That said, I do think that with hundreds of computers it can be good to do PXE boot of the OS (not an installer, the actual OS). But it does require some more expertise to set up and administer, and you need to consider how to mitigate the bandwidth requirements. That's why I made the different suggestions for NFS root and RAMBOOT (tmpfs root).
 
Old 09-27-2017, 03:39 PM   #22
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Are you including all generic drivers for a system (would think that's default for most I know Debian asks one or the other:) or just targeting the ones needed from the first install?
 
Old 09-27-2017, 04:13 PM   #23
IsaacKuo
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The Debian installer does not ask which drivers to install. It just installs pretty much everything that is commonly used (and which also follows Debian's Software Guidelines for open source software).

You can optionally install other software - especially non-free wifi and video drivers - but this is generally done after the initial install from within the OS itself, not by the installer. I usually install the wifi drivers for all of my computers, knowing that I will eventually swap and/or clone the drive to other laptops at some point (maybe). It's easier for me to just install everything that I might need later on if I move things around.
 
Old 09-27-2017, 04:27 PM   #24
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Don't have time to search or do a full install for the exact question Debian installs ask me but this seems close enough: http://forums.debian.net/viewtopic.p...=71707#p399893
 
Old 09-27-2017, 04:50 PM   #25
IsaacKuo
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Quote:
Originally Posted by jamison20000e View Post
Don't have time to search or do a full install for the exact question Debian installs ask me but this seems close enough: http://forums.debian.net/viewtopic.p...=71707#p399893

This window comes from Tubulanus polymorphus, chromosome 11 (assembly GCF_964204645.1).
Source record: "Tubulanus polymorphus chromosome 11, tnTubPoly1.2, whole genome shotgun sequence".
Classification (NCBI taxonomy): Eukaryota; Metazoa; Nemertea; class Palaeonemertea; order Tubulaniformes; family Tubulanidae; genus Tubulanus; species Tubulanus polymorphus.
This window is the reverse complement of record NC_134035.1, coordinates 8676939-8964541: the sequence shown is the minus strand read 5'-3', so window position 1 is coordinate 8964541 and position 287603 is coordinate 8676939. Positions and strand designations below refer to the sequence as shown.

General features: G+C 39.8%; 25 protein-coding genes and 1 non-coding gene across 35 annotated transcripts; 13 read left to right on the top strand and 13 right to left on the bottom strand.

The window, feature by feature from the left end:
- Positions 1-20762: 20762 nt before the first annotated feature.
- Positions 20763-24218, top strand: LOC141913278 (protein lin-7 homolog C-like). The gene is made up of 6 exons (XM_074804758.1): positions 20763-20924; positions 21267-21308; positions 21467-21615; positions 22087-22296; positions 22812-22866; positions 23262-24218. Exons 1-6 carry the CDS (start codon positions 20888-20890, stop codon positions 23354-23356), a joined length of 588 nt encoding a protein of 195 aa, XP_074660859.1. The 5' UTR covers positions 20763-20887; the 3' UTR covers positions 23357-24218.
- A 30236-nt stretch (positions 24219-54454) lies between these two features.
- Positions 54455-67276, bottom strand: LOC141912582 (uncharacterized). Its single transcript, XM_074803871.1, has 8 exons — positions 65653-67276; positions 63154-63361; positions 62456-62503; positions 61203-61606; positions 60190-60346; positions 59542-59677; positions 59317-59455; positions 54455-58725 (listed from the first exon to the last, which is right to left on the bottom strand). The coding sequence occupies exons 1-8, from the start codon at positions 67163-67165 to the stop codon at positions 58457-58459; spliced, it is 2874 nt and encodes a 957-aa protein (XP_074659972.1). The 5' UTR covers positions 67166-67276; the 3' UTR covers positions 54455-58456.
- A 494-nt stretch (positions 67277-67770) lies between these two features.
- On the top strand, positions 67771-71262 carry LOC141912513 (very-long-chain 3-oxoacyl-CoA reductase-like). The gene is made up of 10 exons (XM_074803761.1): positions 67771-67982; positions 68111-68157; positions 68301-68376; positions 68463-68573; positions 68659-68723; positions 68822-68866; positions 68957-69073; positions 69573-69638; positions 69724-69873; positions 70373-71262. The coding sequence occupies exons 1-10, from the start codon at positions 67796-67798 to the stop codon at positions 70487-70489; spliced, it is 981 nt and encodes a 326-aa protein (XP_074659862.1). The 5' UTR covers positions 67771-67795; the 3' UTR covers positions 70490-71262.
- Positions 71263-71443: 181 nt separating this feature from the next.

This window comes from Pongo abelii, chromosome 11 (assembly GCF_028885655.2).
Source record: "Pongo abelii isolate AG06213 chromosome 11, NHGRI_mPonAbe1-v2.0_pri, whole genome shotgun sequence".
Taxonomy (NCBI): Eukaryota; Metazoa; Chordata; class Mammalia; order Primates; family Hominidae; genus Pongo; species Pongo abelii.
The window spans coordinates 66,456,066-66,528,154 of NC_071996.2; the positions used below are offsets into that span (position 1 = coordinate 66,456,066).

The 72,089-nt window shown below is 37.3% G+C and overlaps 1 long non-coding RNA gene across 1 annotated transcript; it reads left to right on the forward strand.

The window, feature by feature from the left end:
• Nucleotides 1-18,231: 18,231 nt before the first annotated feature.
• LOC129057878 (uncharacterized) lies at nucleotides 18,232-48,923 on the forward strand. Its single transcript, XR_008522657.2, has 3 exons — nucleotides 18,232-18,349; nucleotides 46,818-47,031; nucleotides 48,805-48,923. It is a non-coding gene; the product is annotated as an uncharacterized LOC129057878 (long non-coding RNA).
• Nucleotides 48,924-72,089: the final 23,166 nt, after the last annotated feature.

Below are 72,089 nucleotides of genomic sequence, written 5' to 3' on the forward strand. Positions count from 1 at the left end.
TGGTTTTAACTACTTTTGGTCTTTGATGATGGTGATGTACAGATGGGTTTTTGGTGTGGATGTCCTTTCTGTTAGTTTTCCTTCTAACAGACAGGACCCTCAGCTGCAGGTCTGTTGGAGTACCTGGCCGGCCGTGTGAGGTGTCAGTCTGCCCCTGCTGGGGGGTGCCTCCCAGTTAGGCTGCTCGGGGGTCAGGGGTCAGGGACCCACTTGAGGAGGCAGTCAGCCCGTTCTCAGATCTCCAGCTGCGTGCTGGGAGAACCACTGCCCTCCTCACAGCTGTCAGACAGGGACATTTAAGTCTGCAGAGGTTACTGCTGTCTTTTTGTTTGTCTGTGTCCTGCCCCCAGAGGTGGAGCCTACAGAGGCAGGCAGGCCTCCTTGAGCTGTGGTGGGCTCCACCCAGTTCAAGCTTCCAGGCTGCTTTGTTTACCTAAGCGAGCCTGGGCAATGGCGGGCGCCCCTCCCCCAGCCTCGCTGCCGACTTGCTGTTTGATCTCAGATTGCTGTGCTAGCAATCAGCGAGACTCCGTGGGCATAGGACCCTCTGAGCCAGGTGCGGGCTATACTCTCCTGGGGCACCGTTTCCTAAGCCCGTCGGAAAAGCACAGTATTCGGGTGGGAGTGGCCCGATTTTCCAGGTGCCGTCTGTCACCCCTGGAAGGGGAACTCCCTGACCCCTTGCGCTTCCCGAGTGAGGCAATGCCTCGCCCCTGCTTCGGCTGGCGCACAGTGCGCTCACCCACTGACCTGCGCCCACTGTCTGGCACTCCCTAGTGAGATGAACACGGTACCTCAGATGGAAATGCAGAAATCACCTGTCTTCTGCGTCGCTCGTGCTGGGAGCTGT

I have done Debian 6 installs, and it did not ask me this question. Maybe it's a step which only shows up if you manually step through various steps that the default install does not normally expose.

Here's a screenshot list of a Debian 6 install (it's very similar to a current Debian 9 install; Debian 9 gives you more options for different desktop environments to install):

http://go2linux.garron.me/linux/2011...nd-review-891/

There is no point during the install where it asks anything about the initrd.
 
Old 09-27-2017, 05:11 PM   #26
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Even as far back as 6 I've done "expert install" (sorry) and to anyone new don't be thrown if you'r not an expert, it is the best way to install.

Add: I'm off to work, have fun.
 
Old 10-01-2017, 10:44 AM   #27
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You can remaster Antix & MX Linux to have whatever programs you want on it & then use that to install to any machine.
http://antix.mepis.org/index.php?title=Main_Page

But with the amount of machines you have, I'd duplicate your remastered system so as to install in as many as possible at the same time.
(But I would still suggest using a server to do the installs to so many machines.)

Last edited by fatmac; 10-01-2017 at 10:45 AM.
 
Old 10-01-2017, 02:43 PM   #28
IsaacKuo
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Quote:
Originally Posted by jamison20000e View Post
Even as far back as 6 I've done "expert install" (sorry) and to anyone new don't be thrown if you'r not an expert, it is the best way to install.

Add: I'm off to work, have fun.
What benefits are there to the expert install? I have always used the default install with manual partitioning (instead of the options to use the whole disk). I have done this because I have found it to minimize the amount of effort I have to put in.

Fundamentally, my choice of using Debian over various Debian and Ubuntu based distributions I've tried out over the years has revolved around minimizing headaches and effort. Long term maintainability has really been the deal killer for most Debian/Ubuntu based distributions, vs plain old Debian Stable. My original RAMBOOT hack involved a lot of culling of unneeded files to minimize OS space, but this meant that maintaining the system involved reboots and (admittedly automated) remastering of the OS image file. I abandoned RAMBOOT for years due to the extra maintenance effort, until my computers had enough RAM for a far easier to maintain RAMBOOT hack (the current version is easy to maintain, even across distribution upgrades, with no "remastering" required).

But I simply have not tried the expert install more than maybe once or twice accidentally - or maybe to use LILO instead of GRUB. I don't know what potential benefits I'm missing.
 
Old 10-01-2017, 05:38 PM   #29
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You see* more, get* more... that's all.
 
Old 10-02-2017, 01:56 AM   #30
jlinkels
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I agree with IsaacKuo. I have made over a hundred Debian installs and I never felt the need to do an expert installation. Neither for workstation, nor for server installations. My requirements for disk partitions are varying (a lot!) but every option is covered by the standard partitioner. Including RAID, LVM and encryption.

Some examples of expert options?

jlinkels